Andy's major organs saved a total of five lives. His heart went to a teenager who had been on an urgent waiting list in hospital. His lungs went to a middle-aged gentleman with a life-threatening lung condition. His kidneys went to two middle-aged men who had been on the waiting list for six and seven years respectively – the latter of whom had been on a dialysis machine. And a woman got his bowels, stomach, liver and pancreas. A letter I received a couple of weeks ago said that all the recipients appear to have responded well to the transplants, though not all are out of hospital.
In time, I may find out more about these people whose lives Andy saved. The way it works is that if they decide to write to me, they can do so through the Organ Donation scheme. I can respond in the same way. That way, we never know names or addresses. While it would be nice to receive such a letter, I don't feel I need to hear from them or be thanked. I'm just glad that five families are not in the same position as we are.
People have asked if the organ donation has helped with my grief. But grief isn't a concept I've quite grasped yet because I still haven't had the space to digest what's happened. The twins are very much dependent on me – I'm still breastfeeding – and Oscar has needs that mean I can't palm him off on to others. There are a few friends and family who know what to do, but I need to run the show. So for now, I'm just focusing on carrying on for them. I keep going because I have no other choice.
I'm not suggesting that I've escaped grief altogether, and when it hits, it can hit so hard. Andy and I had fallen in love very quickly when we met five years ago. I was 26 and he was 37 and it was quite a whirlwind. We moved in together after just six months and by the time we married two years later, I was three months pregnant. It was a great shock for us to discover that Oscar had cystic fibrosis – a condition that means that he has shorter-than-average life expectancy and that we, as parents, never got a break from caring for him. But although Andy and I weren't always in agreement about how much protection to give him, we tackled it very much as a team, and Andy could not have been a more brilliant dad – fun, caring and very hands-on. He even gave up work to care full-time for Oscar, while I worked part-time as a dentist. I don't think I realised just how much he did until now.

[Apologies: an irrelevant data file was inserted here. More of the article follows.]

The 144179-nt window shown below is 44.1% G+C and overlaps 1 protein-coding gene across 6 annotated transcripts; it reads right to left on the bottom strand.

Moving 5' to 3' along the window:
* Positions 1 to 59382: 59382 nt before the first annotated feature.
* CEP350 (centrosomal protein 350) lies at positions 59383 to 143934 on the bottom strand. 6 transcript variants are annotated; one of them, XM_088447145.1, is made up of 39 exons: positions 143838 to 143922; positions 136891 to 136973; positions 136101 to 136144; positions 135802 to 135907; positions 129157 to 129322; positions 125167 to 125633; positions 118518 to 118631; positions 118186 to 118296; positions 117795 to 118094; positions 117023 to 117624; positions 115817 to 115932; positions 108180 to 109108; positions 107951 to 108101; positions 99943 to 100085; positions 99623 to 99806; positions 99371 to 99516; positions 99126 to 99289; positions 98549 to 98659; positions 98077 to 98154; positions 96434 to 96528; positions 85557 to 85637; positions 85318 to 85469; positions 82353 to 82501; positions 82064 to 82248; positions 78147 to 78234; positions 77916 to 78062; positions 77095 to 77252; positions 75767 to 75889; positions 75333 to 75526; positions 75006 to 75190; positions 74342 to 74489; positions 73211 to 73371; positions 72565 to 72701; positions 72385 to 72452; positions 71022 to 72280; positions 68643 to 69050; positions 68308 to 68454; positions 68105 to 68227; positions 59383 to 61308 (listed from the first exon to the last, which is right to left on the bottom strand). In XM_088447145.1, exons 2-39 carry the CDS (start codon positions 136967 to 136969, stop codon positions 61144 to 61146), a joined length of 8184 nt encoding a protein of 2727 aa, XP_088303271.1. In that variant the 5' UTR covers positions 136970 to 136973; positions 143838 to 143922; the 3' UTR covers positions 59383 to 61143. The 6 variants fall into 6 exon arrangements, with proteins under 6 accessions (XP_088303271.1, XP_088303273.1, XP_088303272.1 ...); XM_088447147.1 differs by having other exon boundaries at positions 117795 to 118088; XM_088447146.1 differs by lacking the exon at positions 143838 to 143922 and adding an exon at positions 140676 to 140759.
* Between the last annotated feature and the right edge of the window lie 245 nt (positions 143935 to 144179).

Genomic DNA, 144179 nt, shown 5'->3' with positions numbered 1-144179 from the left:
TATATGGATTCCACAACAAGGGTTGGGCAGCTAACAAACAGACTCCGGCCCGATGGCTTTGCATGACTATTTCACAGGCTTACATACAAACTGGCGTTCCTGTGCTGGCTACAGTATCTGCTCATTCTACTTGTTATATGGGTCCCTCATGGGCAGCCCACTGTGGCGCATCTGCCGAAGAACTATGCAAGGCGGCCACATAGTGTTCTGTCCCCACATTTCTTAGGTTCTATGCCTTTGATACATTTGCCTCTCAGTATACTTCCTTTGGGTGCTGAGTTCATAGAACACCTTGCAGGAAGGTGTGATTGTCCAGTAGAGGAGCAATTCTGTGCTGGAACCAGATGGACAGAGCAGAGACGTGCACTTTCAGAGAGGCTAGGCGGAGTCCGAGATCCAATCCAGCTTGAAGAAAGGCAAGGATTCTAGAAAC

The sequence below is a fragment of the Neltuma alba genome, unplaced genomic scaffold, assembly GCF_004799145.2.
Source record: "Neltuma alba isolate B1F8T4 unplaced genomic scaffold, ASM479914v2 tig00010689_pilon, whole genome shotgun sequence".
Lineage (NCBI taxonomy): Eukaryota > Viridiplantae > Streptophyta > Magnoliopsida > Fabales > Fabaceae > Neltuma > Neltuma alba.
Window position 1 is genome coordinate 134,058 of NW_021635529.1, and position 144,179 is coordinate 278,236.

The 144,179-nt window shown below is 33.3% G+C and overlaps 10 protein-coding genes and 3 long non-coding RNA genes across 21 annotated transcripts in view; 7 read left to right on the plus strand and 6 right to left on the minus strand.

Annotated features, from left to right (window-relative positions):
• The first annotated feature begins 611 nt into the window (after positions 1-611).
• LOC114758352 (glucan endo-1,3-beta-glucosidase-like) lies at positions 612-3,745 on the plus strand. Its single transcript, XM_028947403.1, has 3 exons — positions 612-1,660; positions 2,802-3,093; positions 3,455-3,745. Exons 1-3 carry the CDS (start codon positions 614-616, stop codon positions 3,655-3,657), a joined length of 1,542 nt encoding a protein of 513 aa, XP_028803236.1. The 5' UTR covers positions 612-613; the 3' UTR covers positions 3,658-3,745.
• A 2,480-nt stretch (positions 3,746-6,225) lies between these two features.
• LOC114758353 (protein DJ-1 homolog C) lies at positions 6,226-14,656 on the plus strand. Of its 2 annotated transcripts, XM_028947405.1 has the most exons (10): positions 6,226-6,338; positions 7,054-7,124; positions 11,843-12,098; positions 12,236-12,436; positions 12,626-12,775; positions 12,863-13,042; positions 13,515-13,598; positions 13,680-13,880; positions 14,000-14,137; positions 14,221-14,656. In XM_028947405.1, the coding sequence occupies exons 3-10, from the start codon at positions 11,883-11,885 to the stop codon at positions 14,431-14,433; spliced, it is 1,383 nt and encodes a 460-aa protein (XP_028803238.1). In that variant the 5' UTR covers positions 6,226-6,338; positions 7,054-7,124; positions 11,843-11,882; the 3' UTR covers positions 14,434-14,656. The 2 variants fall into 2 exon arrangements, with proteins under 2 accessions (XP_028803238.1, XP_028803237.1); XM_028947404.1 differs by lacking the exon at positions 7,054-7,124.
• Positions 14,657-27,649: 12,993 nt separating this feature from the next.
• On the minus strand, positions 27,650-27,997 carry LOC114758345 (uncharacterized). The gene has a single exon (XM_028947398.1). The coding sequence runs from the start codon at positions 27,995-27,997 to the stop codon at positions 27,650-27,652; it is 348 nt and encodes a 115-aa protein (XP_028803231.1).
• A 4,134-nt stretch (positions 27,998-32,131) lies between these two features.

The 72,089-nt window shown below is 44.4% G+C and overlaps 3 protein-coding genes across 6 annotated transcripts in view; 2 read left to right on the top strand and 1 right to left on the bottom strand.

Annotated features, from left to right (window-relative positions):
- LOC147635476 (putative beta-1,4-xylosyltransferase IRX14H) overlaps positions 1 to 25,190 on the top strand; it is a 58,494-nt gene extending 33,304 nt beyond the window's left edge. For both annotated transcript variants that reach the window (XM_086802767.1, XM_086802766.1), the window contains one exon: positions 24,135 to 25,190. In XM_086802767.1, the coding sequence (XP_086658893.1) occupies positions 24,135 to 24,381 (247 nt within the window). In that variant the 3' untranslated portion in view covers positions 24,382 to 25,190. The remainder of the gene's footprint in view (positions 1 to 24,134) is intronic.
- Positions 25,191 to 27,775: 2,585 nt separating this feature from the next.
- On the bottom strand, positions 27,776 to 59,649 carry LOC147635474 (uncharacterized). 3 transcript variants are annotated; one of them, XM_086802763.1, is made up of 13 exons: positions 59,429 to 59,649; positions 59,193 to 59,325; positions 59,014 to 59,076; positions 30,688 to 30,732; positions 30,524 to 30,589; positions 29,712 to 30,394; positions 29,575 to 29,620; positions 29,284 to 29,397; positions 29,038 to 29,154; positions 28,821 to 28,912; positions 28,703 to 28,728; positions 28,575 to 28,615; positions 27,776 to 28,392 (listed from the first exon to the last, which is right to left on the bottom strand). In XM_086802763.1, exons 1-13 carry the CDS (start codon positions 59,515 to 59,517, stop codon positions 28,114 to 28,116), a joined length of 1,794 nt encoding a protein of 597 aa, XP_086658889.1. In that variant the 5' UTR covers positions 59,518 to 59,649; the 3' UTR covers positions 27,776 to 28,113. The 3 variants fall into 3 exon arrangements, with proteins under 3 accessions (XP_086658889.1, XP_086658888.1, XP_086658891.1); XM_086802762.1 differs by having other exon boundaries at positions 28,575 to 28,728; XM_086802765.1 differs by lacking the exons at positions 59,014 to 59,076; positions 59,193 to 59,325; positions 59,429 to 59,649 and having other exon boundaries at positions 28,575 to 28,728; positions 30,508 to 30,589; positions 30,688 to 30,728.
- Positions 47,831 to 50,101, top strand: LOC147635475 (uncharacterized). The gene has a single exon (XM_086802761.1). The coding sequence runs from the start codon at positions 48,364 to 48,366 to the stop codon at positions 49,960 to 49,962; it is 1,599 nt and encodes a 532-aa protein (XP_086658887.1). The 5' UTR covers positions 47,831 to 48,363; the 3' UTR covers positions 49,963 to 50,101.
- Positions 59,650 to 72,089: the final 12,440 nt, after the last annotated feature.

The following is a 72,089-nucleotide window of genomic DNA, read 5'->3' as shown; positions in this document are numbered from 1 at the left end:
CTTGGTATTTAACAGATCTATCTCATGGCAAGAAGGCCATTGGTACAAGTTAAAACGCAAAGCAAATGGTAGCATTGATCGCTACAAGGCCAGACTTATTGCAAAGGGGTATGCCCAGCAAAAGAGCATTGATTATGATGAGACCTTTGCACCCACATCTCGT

But I am the kind of person who deals with things by finding solutions – by creating as many positives as I can out of a crappy situation – and in that way, the organ donation has certainly helped. It's the same reason I set up a JustGiving page for the Cystic Fibrosis Trust the day Andy died. People whom I knew well, a little and not at all, have been phenomenally kind and we've raised £13,000 so far for a cause close to Andy's heart and a brilliant charity.
It's the same reason that I'm telling my story here, too. I'm not the kind of person who would normally tell such a personal story so publicly. But my experience has already made some more of my friends go on the Organ Donation Register, and if I can get a few more people to do the same, then that's something. And if I can raise awareness of the fact that loads of transplants never actually take place because family members of those on the register don't know how much it means to them, then even better. Ultimately, I just want to feel that at least some good has come out of this. µ
For more information about cystic fibrosis, visit cysticfibrosis.org.uk. For more information about the NHS Organ Donation Register, visit organdonation.nhs.uk. For Katy's JustGiving page, visit justgiving.com/Charltonfamily.
Interview by Kate HilpernReuse content